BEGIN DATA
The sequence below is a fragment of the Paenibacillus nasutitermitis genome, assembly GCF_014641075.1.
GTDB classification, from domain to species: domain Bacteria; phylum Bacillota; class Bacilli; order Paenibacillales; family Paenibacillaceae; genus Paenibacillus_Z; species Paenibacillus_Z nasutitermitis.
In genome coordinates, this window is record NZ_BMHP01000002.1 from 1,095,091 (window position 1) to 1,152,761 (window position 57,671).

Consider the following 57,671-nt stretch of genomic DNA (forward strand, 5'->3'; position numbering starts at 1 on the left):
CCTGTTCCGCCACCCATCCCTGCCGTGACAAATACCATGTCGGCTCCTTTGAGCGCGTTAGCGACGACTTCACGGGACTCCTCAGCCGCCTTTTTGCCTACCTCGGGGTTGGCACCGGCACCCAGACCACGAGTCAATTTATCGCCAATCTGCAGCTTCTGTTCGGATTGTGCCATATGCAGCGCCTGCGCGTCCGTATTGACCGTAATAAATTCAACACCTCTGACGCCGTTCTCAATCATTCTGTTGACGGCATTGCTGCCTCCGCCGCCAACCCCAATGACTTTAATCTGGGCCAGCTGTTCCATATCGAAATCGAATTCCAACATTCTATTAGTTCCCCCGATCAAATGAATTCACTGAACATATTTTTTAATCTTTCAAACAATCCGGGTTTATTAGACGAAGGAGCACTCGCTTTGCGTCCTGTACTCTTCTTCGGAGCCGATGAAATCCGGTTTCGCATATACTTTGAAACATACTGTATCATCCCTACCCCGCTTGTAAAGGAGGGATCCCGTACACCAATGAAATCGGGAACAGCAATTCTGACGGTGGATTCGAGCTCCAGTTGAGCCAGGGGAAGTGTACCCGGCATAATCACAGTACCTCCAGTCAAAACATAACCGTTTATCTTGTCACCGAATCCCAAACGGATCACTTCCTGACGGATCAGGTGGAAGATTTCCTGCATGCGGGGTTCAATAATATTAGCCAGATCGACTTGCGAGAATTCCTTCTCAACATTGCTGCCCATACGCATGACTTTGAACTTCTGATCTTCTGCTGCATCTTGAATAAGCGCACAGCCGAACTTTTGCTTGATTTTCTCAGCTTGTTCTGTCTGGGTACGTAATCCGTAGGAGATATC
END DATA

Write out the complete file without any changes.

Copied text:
The sequence below is a fragment of the Paenibacillus nasutitermitis genome, assembly GCF_014641075.1.
GTDB classification, from domain to species: domain Bacteria; phylum Bacillota; class Bacilli; order Paenibacillales; family Paenibacillaceae; genus Paenibacillus_Z; species Paenibacillus_Z nasutitermitis.
In genome coordinates, this window is record NZ_BMHP01000002.1 from 1,095,091 (window position 1) to 1,152,761 (window position 57,671).

Consider the following 57,671-nt stretch of genomic DNA (forward strand, 5'->3'; position numbering starts at 1 on the left):
CCTGTTCCGCCACCCATCCCTGCCGTGACAAATACCATGTCGGCTCCTTTGAGCGCGTTAGCGACGACTTCACGGGACTCCTCAGCCGCCTTTTTGCCTACCTCGGGGTTGGCACCGGCACCCAGACCACGAGTCAATTTATCGCCAATCTGCAGCTTCTGTTCGGATTGTGCCATATGCAGCGCCTGCGCGTCCGTATTGACCGTAATAAATTCAACACCTCTGACGCCGTTCTCAATCATTCTGTTGACGGCATTGCTGCCTCCGCCGCCAACCCCAATGACTTTAATCTGGGCCAGCTGTTCCATATCGAAATCGAATTCCAACATTCTATTAGTTCCCCCGATCAAATGAATTCACTGAACATATTTTTTAATCTTTCAAACAATCCGGGTTTATTAGACGAAGGAGCACTCGCTTTGCGTCCTGTACTCTTCTTCGGAGCCGATGAAATCCGGTTTCGCATATACTTTGAAACATACTGTATCATCCCTACCCCGCTTGTAAAGGAGGGATCCCGTACACCAATGAAATCGGGAACAGCAATTCTGACGGTGGATTCGAGCTCCAGTTGAGCCAGGGGAAGTGTACCCGGCATAATCACAGTACCTCCAGTCAAAACATAACCGTTTATCTTGTCACCGAATCCCAAACGGATCACTTCCTGACGGATCAGGTGGAAGATTTCCTGCATGCGGGGTTCAATAATATTAGCCAGATCGACTTGCGAGAATTCCTTCTCAACATTGCTGCCCATACGCATGACTTTGAACTTCTGATCTTCTGCTGCATCTTGAATAAGCGCACAGCCGAACTTTTGCTTGATTTTCTCAGCTTGTTCTGTCTGGGTACGTAATCCGTAGGAGATATC